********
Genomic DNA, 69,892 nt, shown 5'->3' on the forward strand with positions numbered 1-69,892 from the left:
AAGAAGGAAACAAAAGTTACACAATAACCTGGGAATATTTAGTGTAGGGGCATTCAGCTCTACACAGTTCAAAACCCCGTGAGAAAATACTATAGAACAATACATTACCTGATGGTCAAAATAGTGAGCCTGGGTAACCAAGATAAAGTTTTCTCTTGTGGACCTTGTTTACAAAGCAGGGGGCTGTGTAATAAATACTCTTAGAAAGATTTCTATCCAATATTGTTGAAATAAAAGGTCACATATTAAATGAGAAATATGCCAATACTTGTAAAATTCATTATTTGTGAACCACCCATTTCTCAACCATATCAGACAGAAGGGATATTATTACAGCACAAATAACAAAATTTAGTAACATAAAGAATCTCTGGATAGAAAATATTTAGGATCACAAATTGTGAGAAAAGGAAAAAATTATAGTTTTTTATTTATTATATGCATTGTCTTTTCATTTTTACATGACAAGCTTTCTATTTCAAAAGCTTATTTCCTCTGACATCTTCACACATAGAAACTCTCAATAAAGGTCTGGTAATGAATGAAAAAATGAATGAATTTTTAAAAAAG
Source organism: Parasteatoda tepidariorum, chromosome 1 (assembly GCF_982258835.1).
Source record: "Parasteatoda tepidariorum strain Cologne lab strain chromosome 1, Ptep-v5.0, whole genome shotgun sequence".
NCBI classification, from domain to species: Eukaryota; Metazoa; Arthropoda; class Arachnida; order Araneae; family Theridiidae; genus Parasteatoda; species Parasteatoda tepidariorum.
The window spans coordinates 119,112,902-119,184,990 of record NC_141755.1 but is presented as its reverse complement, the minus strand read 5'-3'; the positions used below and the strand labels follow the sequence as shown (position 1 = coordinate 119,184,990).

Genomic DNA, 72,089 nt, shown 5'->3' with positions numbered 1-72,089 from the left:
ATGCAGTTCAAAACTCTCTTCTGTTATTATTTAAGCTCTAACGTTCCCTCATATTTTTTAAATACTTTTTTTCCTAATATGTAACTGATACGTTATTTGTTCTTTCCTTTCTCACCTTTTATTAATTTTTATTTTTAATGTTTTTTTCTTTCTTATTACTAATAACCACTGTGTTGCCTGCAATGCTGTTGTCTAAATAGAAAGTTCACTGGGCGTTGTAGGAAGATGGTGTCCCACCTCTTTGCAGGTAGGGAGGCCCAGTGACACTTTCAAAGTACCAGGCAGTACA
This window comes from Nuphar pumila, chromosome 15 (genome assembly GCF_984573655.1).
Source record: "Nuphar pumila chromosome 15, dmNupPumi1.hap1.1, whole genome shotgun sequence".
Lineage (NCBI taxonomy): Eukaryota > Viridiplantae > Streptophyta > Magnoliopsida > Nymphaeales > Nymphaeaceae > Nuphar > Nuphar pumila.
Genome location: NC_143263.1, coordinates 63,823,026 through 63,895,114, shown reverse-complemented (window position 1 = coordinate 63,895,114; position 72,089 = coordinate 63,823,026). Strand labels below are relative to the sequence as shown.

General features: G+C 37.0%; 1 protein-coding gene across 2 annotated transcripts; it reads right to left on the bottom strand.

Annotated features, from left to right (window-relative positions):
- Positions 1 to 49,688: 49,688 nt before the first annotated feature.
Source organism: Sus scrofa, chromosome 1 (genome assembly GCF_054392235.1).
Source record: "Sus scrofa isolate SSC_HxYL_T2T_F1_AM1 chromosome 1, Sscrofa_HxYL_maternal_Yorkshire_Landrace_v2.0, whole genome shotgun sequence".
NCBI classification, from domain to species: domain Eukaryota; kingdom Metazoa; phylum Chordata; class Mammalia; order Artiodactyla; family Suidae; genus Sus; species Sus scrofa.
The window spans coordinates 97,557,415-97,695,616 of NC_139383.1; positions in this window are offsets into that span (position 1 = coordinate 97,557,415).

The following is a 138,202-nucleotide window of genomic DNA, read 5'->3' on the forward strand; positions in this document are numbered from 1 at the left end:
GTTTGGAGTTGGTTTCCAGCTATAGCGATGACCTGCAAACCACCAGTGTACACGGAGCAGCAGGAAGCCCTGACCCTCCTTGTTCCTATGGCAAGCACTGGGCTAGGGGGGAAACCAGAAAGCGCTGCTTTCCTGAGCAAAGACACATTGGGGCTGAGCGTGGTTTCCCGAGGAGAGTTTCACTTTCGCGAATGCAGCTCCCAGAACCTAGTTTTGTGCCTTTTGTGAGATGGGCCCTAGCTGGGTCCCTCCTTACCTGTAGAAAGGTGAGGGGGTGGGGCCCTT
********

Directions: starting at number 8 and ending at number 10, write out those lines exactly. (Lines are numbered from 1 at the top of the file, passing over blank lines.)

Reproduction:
ATGCAGTTCAAAACTCTCTTCTGTTATTATTTAAGCTCTAACGTTCCCTCATATTTTTTAAATACTTTTTTTCCTAATATGTAACTGATACGTTATTTGTTCTTTCCTTTCTCACCTTTTATTAATTTTTATTTTTAATGTTTTTTTCTTTCTTATTACTAATAACCACTGTGTTGCCTGCAATGCTGTTGTCTAAATAGAAAGTTCACTGGGCGTTGTAGGAAGATGGTGTCCCACCTCTTTGCAGGTAGGGAGGCCCAGTGACACTTTCAAAGTACCAGGCAGTACA
This window comes from Nuphar pumila, chromosome 15 (genome assembly GCF_984573655.1).
Source record: "Nuphar pumila chromosome 15, dmNupPumi1.hap1.1, whole genome shotgun sequence".